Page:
Our experiment in blogging began four years ago, when we launched Liberty Street Economics. Now, with more than 600 posts published, the blog platform has become a central way for us to share our research with a wide audience. To further expand access to the blog, we’re excited to bring readers a new option for keeping up with our work—the Economic Research Tracker for Apple iPad.
Liberty Street Economics features insight and analysis from New York Fed economists working at the intersection of research and policy. Launched in 2011, the blog takes its name from the Bank’s headquarters at 33 Liberty Street in Manhattan’s Financial District.
The editors are Michael Fleming, Andrew Haughwout, Thomas Klitgaard, Donald Morgan, and Asani Sarkar, all economists in the Bank’s Research Group.
The views expressed are those of the authors, and do not necessarily reflect the position of the New York Fed or the Federal Reserve System.
Economic Research Tracker
Liberty Street Economics is now available on the iPhone® and iPad® and can be customized by economic research topic or economist.
We encourage your comments and queries on our posts and will publish them (below the post) subject to the following guidelines:
Please be brief: Comments are limited to 1500 characters.
Please be quick: Comments submitted after COB on Friday will not be published until Monday morning.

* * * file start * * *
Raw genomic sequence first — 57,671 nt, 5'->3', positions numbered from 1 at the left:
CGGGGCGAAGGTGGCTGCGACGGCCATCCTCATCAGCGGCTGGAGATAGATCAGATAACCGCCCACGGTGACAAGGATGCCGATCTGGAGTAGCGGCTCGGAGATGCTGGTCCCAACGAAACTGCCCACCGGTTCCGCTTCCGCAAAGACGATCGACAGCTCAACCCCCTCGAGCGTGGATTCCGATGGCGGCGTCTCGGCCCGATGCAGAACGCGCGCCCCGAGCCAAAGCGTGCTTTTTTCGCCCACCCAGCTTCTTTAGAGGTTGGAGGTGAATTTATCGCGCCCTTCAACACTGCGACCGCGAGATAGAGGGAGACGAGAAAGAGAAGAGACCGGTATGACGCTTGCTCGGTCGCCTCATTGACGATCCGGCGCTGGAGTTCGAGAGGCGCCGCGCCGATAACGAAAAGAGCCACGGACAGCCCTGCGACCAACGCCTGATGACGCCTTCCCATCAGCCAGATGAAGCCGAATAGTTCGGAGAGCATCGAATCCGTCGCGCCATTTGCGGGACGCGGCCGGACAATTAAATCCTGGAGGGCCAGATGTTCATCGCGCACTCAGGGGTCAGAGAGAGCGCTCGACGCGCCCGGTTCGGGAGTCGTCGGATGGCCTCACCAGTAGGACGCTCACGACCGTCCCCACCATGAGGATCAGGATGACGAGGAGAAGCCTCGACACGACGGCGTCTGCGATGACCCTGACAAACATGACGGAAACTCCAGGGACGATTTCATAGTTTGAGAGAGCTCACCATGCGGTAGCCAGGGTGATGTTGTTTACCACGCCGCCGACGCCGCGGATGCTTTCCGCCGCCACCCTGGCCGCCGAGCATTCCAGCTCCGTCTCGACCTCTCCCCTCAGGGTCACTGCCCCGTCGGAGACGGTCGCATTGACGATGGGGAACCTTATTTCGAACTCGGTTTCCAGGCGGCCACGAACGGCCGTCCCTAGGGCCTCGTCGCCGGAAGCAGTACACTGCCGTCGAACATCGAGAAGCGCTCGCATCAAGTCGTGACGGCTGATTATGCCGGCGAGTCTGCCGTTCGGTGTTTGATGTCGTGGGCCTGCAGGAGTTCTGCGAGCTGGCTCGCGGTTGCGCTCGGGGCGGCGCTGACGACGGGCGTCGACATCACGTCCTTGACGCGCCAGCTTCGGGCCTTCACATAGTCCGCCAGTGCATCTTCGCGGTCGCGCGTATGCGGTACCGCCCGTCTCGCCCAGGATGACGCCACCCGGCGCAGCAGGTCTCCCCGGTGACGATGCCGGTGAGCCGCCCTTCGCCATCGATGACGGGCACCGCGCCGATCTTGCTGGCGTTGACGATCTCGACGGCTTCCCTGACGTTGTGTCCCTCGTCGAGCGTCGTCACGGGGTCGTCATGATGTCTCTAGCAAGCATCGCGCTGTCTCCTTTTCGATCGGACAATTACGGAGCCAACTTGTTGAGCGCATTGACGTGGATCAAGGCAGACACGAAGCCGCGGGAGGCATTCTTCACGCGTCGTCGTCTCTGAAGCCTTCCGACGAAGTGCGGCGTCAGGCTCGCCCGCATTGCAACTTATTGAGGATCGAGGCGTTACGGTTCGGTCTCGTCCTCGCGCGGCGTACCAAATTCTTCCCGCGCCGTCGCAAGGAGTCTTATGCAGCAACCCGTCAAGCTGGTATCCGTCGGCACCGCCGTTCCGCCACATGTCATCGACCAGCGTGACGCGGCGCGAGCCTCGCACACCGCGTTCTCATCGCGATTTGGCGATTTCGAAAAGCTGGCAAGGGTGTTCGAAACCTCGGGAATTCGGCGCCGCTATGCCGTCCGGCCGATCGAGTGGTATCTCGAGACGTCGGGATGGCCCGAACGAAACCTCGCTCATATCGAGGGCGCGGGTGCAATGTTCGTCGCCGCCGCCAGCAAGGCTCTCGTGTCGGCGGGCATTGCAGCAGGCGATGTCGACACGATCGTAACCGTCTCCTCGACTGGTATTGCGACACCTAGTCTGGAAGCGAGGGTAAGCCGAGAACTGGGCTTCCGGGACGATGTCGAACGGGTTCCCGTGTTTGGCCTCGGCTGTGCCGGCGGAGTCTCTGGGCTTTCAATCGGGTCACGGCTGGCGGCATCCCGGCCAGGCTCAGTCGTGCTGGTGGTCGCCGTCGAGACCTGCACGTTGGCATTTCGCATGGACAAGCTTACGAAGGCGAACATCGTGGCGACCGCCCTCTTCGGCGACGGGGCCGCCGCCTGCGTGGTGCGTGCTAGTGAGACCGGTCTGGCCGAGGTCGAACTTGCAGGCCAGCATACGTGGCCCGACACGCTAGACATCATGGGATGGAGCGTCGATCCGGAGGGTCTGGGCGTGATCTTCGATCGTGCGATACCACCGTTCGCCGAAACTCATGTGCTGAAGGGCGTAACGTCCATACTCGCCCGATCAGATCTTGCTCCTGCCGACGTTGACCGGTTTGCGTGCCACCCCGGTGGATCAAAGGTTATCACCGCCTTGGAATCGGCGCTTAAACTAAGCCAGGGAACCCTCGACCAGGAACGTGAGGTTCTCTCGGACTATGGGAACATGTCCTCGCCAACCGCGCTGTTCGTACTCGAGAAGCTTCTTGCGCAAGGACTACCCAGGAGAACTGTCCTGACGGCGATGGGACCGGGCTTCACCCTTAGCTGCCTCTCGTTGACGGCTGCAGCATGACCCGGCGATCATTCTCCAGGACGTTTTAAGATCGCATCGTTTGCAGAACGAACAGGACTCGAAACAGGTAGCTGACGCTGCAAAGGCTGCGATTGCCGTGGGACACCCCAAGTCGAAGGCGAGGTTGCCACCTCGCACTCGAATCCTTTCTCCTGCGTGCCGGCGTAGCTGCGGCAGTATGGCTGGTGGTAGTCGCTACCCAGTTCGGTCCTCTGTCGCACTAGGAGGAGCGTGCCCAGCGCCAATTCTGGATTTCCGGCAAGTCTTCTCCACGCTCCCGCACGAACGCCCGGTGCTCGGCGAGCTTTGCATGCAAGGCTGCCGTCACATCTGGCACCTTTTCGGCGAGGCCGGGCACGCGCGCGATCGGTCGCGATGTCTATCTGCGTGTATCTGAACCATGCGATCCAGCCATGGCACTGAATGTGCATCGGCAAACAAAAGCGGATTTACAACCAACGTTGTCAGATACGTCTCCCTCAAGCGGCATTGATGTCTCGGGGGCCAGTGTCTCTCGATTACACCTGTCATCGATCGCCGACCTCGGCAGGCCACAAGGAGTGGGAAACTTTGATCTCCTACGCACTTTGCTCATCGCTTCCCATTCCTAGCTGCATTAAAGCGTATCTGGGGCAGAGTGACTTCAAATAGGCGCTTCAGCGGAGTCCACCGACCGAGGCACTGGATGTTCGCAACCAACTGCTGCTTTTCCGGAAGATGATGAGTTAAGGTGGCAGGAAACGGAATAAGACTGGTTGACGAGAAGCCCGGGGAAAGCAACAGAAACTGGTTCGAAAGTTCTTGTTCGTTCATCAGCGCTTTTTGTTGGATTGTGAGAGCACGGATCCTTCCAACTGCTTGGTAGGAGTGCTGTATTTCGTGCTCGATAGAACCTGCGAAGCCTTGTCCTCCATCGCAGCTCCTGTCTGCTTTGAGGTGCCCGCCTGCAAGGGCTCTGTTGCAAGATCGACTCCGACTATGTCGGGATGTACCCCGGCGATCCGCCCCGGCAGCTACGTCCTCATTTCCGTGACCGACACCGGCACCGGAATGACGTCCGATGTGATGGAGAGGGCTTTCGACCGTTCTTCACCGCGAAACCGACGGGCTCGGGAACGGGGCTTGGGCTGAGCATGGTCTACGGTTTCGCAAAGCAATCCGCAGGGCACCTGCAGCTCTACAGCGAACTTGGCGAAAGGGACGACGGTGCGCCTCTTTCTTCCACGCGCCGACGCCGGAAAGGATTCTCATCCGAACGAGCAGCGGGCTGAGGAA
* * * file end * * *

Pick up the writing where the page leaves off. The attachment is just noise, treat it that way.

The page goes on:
Please be aware: Comments submitted shortly before or during the FOMC blackout may not be published until after the blackout.
Please be on-topic and patient: Comments are moderated and will not appear until they have been reviewed to ensure that they are substantive and clearly related to the topic of the post. We reserve the right not to post any comment, and will not post comments that are abusive, harassing, obscene, or commercial in nature. No notice will be given regarding whether a submission will or will not be posted.
The LSE editors ask authors submitting a post to the blog to confirm that they have no conflicts of interest as defined by the American Economic Association in its Disclosure Policy. If an author has sources of financial support or other interests that could be perceived as influencing the research presented in the post, we disclose that fact in a statement prepared by the author and appended to the author information at the end of the post. If the author has no such interests to disclose, no statement is provided. Note, however, that we do indicate in all cases if a data vendor or other party has a right to review a post.